Parallel to the development of the design for the opera Hippolyte et Aricie at the Staatsoper in Berlin, the studio collaborated with artist Benjamin Skop, whose work studies the movements of the human body, in a series of videos. In this video, Skop amplifies his movements with lasers to produce ephemeral, geometric shapes.
Tomas Saraceno - On Air, Palais de Tokyo. 'Which synaesthetic modes of perception do we need to re-sense the world we live with? Algo-r(h)i(y)thms is an invitation to join a three-month long cosmic jam session, playing with, and becoming part of, a network of unexpected encounters. When you touch the strings, they resonate at different frequencies, some audible and some beyond the human range of hearing, as infrasounds.'
For the visual concept of the upcoming run of ‘Hippolyte et Aricie’ at the Staatsoper in Berlin, Olafur has approached the costuming as part sculpture, part body extension. This opera’s concept finds historical sympathies with the work of the visionary German painter, sculptor, choreographer, and costume and set designer Oskar Schlemmer, associated with the Bauhaus school. Having produced many works that crossed creative disciplines, Schlemmer described his performance as ‘artistic metaphysical mathematics’ and a ‘party in form and colour’. Parallel to his artistic career, the West had entered into the automated era, and Schlemmer’s theatre productions reflected a kind of romantic pursuit of detached forms through abstraction of performers’ bodies. In his costuming concepts, he would use geometric forms to dramatically extend limbs into space, blurring the boundary between costume, architecture, and stage set. The effect was that the players would appear robotic, ‘post-flesh’, while the combination of costume and dance made an emotional, human appeal to the audience.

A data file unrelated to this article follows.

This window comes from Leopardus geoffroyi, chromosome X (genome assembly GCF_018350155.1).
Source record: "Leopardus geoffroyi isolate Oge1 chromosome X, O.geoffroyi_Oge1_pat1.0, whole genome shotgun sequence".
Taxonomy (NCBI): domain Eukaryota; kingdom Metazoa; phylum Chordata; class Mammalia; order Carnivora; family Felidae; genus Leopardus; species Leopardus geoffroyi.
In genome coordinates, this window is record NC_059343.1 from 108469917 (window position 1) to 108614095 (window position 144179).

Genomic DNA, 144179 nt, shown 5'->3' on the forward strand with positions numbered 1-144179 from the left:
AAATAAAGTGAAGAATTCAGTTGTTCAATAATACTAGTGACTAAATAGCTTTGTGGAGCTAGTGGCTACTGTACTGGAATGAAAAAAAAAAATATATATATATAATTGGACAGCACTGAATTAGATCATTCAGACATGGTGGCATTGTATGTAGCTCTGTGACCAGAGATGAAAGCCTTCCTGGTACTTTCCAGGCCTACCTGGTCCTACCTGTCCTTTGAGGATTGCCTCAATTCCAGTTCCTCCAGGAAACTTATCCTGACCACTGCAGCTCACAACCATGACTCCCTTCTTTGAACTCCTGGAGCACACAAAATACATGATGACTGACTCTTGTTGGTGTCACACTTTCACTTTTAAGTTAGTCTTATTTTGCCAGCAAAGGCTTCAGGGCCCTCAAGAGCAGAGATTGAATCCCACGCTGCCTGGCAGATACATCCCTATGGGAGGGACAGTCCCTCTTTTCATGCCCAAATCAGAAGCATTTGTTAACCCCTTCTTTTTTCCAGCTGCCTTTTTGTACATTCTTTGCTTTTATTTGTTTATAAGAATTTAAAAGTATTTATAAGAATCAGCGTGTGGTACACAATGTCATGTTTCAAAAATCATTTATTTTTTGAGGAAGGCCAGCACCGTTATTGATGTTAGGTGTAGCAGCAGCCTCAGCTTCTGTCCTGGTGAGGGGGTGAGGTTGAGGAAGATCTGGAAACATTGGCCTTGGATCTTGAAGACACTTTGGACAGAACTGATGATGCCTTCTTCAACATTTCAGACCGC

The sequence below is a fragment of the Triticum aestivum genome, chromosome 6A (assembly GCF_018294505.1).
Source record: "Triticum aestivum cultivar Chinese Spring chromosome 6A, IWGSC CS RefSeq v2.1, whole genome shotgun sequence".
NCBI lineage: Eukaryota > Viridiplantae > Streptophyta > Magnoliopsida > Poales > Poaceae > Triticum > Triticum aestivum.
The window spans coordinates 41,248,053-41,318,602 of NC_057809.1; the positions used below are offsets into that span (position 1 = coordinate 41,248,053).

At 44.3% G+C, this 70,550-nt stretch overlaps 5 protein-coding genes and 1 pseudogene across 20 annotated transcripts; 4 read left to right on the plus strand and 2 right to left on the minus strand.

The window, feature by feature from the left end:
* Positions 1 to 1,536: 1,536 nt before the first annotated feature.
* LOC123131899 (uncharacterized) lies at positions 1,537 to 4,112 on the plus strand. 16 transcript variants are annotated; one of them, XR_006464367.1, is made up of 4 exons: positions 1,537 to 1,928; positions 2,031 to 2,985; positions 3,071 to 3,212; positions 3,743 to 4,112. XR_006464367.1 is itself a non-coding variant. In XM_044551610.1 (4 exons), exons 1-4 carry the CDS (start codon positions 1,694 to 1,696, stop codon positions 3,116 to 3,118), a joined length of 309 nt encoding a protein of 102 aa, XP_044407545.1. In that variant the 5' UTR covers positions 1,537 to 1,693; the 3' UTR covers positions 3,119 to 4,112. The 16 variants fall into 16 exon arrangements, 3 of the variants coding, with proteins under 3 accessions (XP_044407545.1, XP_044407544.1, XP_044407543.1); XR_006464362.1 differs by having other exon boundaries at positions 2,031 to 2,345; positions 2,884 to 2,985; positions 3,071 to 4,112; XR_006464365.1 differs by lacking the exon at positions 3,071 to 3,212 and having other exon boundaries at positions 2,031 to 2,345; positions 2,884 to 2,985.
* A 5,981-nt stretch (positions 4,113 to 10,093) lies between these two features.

Premiering on 25 November at Staatsoper, Berlin: Hippolyte et Aricie, by French baroque composer Jean-Phillipe Rameau and for which Olafur created the sets, costumes, and overall lighting concept
What lies at the edge of our senses and knowledge, of our imagination and our expectations?
Where is the horizon that divides, for each of us, the known from the unknown?
High Life - a new film by Claire Denis. Olafur gave artistic advice on the film, and Denis and he have been in conversation about topics like light, space, and black holes since his 2014 exhibition 'Contact' in Paris
During the experimentation and development stage for the set, and costume design for Hippolyte et Aricie
Claire Denis and Olafur Eliasson during the filming of Contact
Contact - a film by Claire Denis. In 2014, Olafur and filmmaker Claire Denis met to discuss their common fascination with phenomena that have not yet been fully explained by science – such as black holes – and their shared interest in abstraction; this short film by Denis, contemplating tests for Eliasson's work ‘Contact’, 2014, is one outcome of that conversation. Watch the full film on www.soe.tv